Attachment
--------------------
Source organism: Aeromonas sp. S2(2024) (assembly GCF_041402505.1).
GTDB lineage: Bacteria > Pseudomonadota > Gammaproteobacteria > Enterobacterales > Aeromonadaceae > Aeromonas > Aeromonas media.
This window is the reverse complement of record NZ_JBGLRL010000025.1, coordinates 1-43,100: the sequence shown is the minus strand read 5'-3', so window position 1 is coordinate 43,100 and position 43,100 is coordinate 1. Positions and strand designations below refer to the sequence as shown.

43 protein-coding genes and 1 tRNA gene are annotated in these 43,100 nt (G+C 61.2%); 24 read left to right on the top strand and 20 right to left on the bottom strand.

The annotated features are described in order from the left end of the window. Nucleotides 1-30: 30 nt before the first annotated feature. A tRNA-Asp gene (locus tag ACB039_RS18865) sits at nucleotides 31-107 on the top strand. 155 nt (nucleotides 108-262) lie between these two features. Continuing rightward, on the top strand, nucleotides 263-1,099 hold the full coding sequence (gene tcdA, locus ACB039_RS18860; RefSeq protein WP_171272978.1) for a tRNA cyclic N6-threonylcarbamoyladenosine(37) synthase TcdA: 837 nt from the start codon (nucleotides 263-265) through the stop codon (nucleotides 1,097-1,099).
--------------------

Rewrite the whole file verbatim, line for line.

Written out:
Source organism: Aeromonas sp. S2(2024) (assembly GCF_041402505.1).
GTDB lineage: Bacteria > Pseudomonadota > Gammaproteobacteria > Enterobacterales > Aeromonadaceae > Aeromonas > Aeromonas media.
This window is the reverse complement of record NZ_JBGLRL010000025.1, coordinates 1-43,100: the sequence shown is the minus strand read 5'-3', so window position 1 is coordinate 43,100 and position 43,100 is coordinate 1. Positions and strand designations below refer to the sequence as shown.

43 protein-coding genes and 1 tRNA gene are annotated in these 43,100 nt (G+C 61.2%); 24 read left to right on the top strand and 20 right to left on the bottom strand.

The annotated features are described in order from the left end of the window. Nucleotides 1-30: 30 nt before the first annotated feature. A tRNA-Asp gene (locus tag ACB039_RS18865) sits at nucleotides 31-107 on the top strand. 155 nt (nucleotides 108-262) lie between these two features. Continuing rightward, on the top strand, nucleotides 263-1,099 hold the full coding sequence (gene tcdA, locus ACB039_RS18860; RefSeq protein WP_171272978.1) for a tRNA cyclic N6-threonylcarbamoyladenosine(37) synthase TcdA: 837 nt from the start codon (nucleotides 263-265) through the stop codon (nucleotides 1,097-1,099).